Emmanuel Michel Benner (1836-1896)
Emmanuel Benner is one of the foremost painters of the figure, and one of the greatest masters of the
nude in particular, who exhibit at the Paris Salon. He was born at Mulhausen, in Alsace, and studied
under Pils in Paris. His pictures, which, like "A Study," are usually very simple in subject,
possess an extraordinary naturalness of color, and are equally lifelike in modeling and spirit.
Like his twin brother, the distinguished artist Jean Benner,
Emmanuel Benner commenced his life
as a designer for the mills and factories of Mulhouse in Alsace, where he was born in 1836.
At the age of thirty, having amassed some means by strict economy, he devoted himself entirely
to art, his masters in painting being Eck, Henner, a fellow Alsatian; and Leon Bonnat. He at
first painted pictures of still life, portraits, and genre subjects, and commenced exhibiting
at the Salon in 1868. In 1875 he struck out in a new direction, and his masterly paintings of
the nude won him immediate favor. The character of his art has been sufficiently adverted to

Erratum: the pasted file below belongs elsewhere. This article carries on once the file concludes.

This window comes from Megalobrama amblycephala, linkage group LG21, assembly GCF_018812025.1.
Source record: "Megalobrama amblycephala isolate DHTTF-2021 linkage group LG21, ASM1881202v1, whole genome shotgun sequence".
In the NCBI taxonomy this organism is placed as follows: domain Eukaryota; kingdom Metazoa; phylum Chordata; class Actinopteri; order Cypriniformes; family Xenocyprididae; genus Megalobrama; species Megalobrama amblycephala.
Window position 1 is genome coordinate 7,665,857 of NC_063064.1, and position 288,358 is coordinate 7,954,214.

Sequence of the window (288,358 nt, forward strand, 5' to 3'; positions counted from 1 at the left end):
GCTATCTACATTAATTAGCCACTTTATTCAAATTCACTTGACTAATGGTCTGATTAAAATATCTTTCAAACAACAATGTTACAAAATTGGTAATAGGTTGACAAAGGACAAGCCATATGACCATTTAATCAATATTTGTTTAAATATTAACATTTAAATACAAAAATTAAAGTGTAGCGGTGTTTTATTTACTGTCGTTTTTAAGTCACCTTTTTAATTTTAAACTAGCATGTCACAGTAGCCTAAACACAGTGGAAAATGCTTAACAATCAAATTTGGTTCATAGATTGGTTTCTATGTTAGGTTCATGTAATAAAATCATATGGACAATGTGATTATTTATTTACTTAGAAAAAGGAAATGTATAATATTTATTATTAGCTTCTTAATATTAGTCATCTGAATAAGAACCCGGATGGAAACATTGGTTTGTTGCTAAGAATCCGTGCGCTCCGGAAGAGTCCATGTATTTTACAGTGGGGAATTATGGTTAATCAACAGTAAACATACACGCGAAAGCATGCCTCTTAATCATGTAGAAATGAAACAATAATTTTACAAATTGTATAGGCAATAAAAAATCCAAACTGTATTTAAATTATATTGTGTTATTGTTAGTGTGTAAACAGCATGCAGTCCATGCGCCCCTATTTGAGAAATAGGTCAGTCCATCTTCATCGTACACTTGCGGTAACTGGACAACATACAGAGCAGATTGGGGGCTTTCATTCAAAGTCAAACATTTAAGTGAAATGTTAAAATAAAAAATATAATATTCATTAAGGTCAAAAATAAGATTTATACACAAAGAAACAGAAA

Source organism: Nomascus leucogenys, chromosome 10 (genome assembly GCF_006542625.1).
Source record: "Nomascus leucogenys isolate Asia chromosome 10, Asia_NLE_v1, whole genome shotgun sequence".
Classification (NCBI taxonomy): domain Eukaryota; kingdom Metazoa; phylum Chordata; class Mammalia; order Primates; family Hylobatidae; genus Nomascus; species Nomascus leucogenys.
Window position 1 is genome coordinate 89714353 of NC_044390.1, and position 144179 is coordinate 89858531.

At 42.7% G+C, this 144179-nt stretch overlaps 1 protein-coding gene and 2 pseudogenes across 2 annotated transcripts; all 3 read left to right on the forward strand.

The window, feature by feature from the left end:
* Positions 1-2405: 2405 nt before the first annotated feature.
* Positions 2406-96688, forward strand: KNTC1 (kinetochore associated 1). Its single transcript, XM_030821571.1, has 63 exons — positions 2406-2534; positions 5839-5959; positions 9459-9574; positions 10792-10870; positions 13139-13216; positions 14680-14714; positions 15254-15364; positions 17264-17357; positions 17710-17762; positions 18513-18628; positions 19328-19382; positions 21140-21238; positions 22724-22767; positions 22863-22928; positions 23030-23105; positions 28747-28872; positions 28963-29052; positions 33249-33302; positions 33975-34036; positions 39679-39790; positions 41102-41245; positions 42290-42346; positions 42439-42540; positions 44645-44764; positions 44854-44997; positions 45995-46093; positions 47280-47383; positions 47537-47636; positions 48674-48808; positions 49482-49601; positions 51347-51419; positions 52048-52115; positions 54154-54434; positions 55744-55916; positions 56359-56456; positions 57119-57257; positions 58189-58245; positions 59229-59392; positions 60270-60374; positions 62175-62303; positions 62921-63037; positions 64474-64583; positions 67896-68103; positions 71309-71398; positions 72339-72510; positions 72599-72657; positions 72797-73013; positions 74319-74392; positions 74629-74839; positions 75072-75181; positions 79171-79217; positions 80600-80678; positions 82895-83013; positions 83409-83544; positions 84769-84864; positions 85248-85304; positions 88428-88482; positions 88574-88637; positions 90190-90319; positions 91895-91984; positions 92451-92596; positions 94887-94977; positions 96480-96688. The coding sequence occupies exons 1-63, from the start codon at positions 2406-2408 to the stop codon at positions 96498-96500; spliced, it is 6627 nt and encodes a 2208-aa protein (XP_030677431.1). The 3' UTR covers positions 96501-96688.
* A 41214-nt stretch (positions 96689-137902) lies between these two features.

in Part I. of this work. Benner won his first Salon medal in 1881, with a picture very similar
in character to "The Sleeper," which was entitled "Le Repos."
In "Venus Appearing to the Three Graces" is presented another characteristic
example of Emmanuel Benner.
of Emmanuel Benner also dives into Greek legend for its subject.
Daphne, a beautiful nymph of the forest and stream, became the object of a violent passion on
the part of Apollo. She scorned him. He pursued her, and she called upon her mother, the Earth, for succor. The
appeal was answered. According to one version of the fable she was turned into a laurel tree just as Apollo was about to grasp her, and
the laurel was thenceforward a tree sacred to all poets and heroes, and was used as a crown of honor. The name of the transformed nymph was
given to the grove in which her transformation occurred, and in which was erected a sanctuary
and temple to Apollo and Diana.
The "Wood Nymph Reposing"
is one of the fine studies of the nude of Emmanuel Benner.
This picture was exhibited at the Salon of 1881 and is esteemed the artist's masterpiece. It was
by it that he secured his first medal.
Emmanuel Benner shows the beautiful
wife of Tyndarus and mother of Castor and Pollux seated on the river bank arranging her hair after
her bath, while the enamored Jupiter, full of the eagerness of passion, approaches her on the water
in the guise, which he has assumed, of a swan.
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